Detroit Auto Makers

The Big Three Improve Cars
But Then Find It Hard
To Get Buyers to Notice

September 14, 2007; Page B1

(See Corrections & Amplifications item below.)

Just about every month, CNW Market Research meets with a group of would-be car buyers and plays a trick on them.

Sometimes the company, which specializes in auto sales trends, takes a Toyota Camry, removes any identifying logos, and tells them it’s a new model from one of the U.S.-based auto makers. Or it takes a domestic car and tells them it’s a Toyota or another import make.

Either way, the result is the same. “If they think it’s an American car, the perception of the vehicle falls dramatically,” said Art Spinella, vice president of the Bandon, Ore.-based firm. “Detroit really gets a bum rap in the U.S.”

Those negative impressions are now souring efforts by Ford Motor Co., General Motors Corp. and Chrysler LLC to halt their long slide in U.S. market share. And for these Detroit auto makers, persuading import buyers to even consider a U.S. car is becoming the new battleground.

The issue of public perception is coming into sharper focus now because experts say the Big Three, after years of concentrating on trucks and all but ignoring cars, have markedly improved the quality and look of their sedans and compacts. So in recent months, Detroit auto makers have been increasingly willing to experiment with aggressive marketing tactics to trumpet those changes.

In the most recent example, Ford was behind a ruse involving about 80 people around the country in the past several weeks. In New York, Miami, Los Angeles and Dallas, its advertising agency, JWT, had workers pretend to be from a fake market-research firm, track down owners of cars made by Toyota Motor Corp., Honda Motor Co. and other competitors, and ask them to drive new Ford models for a supposedly impartial weeklong test.

In taped interviews, almost all gushed about the Fords they drove. JWT is using the comments in Ford’s new “Swap Your Ride” ad campaign.

At the Dallas test, 20 or so fake market researchers — actually JWT staffers — set up operations at a convention center and donned green polo shirts with “In-Home Test Drive Experience” embroidered in gold. Outside a small brick building they set up camera teams to interview drivers returning their Ford test vehicles. Inside, the account team sat in front of four flat-screen monitors, watching live interviews and listening for the choicest comments.

A few came from Derek Campos, a 24-year-old student. The owner of a 2002 Nissan Sentra said he liked the Focus’s flashy look, and appreciated the Synch entertainment system that allowed him to use his cell phone and Apple iPod while driving. (Synch uses Microsoft Corp. technology, and is making its debut in the Focus.) Smiling into the camera, he said, “I’m probably going to get a new car soon, and I’ll definitely look at the Focus.”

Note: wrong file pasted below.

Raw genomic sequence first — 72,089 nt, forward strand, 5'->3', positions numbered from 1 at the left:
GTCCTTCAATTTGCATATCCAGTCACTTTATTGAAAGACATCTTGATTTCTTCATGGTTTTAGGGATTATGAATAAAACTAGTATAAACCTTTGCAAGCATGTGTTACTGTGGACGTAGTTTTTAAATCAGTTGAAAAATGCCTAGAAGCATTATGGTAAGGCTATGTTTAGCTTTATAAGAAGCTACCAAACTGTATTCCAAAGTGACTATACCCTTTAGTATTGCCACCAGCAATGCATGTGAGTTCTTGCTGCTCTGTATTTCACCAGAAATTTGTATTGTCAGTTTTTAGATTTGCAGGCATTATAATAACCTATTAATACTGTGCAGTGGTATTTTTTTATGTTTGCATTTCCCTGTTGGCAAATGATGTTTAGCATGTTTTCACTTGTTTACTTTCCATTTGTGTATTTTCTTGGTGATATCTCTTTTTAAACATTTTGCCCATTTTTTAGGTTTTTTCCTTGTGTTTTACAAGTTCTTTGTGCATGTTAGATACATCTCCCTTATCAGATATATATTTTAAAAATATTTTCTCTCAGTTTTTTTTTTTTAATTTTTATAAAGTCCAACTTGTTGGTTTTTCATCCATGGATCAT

Reached yesterday, Mr. Campos was surprised to learn In-Home Test Drive Experience isn’t a real company and was linked to Ford. “I had no idea,” he said. He added it doesn’t change his high opinion of the Focus, but that it would be better for the company to be “more straight-forward.”

Big Three executives acknowledge it will take more than clever advertising to win over significant numbers of “import intenders” — the industry’s term for people who buy foreign brands without even looking at Detroit’s models. Ford, GM, and Chrysler’s combined share of U.S. light vehicle sales so far this year is 51.3%, down from 54.2% at the same point in 2006, and down from 60% just four years ago.

Inferior cars that Detroit churned out in the past are still hurting the industry’s image. In addition, Detroit auto makers still tend to push sales using big discounts, a tactic that undermines both brand image and the resale value that customers get when they trade in or sell their old car.

“Building a better car and assuming people will buy it doesn’t work,” GM Chairman and Chief Executive Officer Rick Wagoner told reporters at this week’s Frankfurt Auto Show. GM, he said, “can do a better job” marketing its vehicles.

Many in Detroit are convinced they can convert import buyers if they can just get them into their vehicles for a test drive. For the past couple of years Ford, GM and Chrysler have organized test-drive events around the country, where hundreds are invited take a spin in their vehicles around a parking lot. Those events, however, are expensive and only reach a limited number of consumers. More importantly, they tend to draw people who are already willing to consider domestic vehicles, not the import intenders.